The Indiana Attorney General’s Office on Thursday filed an administrative complaint against Dr. Robert Bates, president of Allcare Dental & Dentures, for multiple licensing violations.
The national chain of dental offices closed abruptly in January 2011. Locations included Fort Wayne, Indianapolis, Muncie and Mishawaka. State officials contend that Allcare failed to issue refunds to patients who had paid in advance and neglected to transfer patient records to other dentists.
The complaint was filed with the Indiana State Board of Dentistry, which will determine whether a violation occurred and disciplinary action is warranted. A hearing is tentatively scheduled for Oct. 5.
Indiana law doesn’t permit the Dentistry Board to reimburse customers. Attorney General Greg Zoeller’s office is seeking restitution separately through bankruptcy proceedings, officials said in a news release.
Bates faces similar complaints in Ohio, Massachusetts, West Virginia, North Dakota and New Hampshire.
Volkswagen agreed to buy the 50.1 percent stake in Porsche’s automotive business that it doesn’t already own for $5.6 billion, ending a seven-year takeover saga that divided two of the most powerful families in Germany.
VW was able to proceed with the transaction two years earlier than planned after reaching an agreement with German tax authorities, it said late Wednesday.
The cash deal is based on an equity value of $4.82 billion and also includes what the Porsche holding company would have received in dividend payments and half of the forecast synergies from the combination.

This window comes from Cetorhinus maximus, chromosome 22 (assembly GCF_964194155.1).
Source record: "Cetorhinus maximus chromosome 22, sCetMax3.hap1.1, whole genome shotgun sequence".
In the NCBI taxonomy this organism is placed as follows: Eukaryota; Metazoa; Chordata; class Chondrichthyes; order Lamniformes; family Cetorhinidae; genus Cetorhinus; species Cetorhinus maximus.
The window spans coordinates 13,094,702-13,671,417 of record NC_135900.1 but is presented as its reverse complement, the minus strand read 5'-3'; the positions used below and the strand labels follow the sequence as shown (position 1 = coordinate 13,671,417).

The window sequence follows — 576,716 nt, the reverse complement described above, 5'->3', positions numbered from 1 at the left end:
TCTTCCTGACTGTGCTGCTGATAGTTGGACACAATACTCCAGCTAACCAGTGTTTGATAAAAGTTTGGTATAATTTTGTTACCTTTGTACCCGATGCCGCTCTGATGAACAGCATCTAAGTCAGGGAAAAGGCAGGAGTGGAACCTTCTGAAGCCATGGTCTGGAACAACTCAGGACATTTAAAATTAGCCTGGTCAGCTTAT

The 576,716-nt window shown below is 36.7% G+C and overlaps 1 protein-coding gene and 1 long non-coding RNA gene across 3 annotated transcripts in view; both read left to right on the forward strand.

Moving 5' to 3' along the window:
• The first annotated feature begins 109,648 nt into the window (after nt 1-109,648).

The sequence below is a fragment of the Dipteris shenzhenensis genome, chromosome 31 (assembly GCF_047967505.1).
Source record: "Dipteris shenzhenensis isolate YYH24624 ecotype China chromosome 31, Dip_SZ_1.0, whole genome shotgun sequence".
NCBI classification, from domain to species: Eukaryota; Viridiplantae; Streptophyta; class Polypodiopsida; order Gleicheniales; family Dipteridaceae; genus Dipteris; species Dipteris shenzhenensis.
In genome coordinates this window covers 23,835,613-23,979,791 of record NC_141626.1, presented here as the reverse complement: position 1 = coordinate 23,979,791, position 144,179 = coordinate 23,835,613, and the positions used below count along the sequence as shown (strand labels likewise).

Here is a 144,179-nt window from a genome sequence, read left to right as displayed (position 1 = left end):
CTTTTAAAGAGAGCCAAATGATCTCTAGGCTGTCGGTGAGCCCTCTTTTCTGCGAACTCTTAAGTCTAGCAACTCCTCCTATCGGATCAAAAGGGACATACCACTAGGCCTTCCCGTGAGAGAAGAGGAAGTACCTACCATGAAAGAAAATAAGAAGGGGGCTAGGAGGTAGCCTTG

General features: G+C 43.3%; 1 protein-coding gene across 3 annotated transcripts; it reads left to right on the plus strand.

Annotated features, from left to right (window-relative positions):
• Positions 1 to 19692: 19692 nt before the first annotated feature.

The United States launched a trade complaint Thursday against China at the World Trade Organization, accusing Beijing of unfairly imposing duties on more than $3 billion in exports of American-produced automobiles.
The announcement came as President Obama hit the campaign trail in the battleground state of Ohio, where automakers have been affected by the tariffs imposed in December.
It underscored how America’s trade relations with rising economic power China could color the political debate ahead of the November presidential election.
The former Countrywide Financial Corp., whose subprime loans helped start the nation’s foreclosure crisis, made hundreds of discount loans to buy influence with members of Congress, congressional staff, top government officials and executives of troubled mortgage giant Fannie Mae, according to a House report.
The report, obtained by The Associated Press, said that the discounts – from January 1996 to June 2008 – were not only aimed at gaining influence for the company but to help mortgage giant Fannie Mae. Countrywide’s business depended largely on Fannie.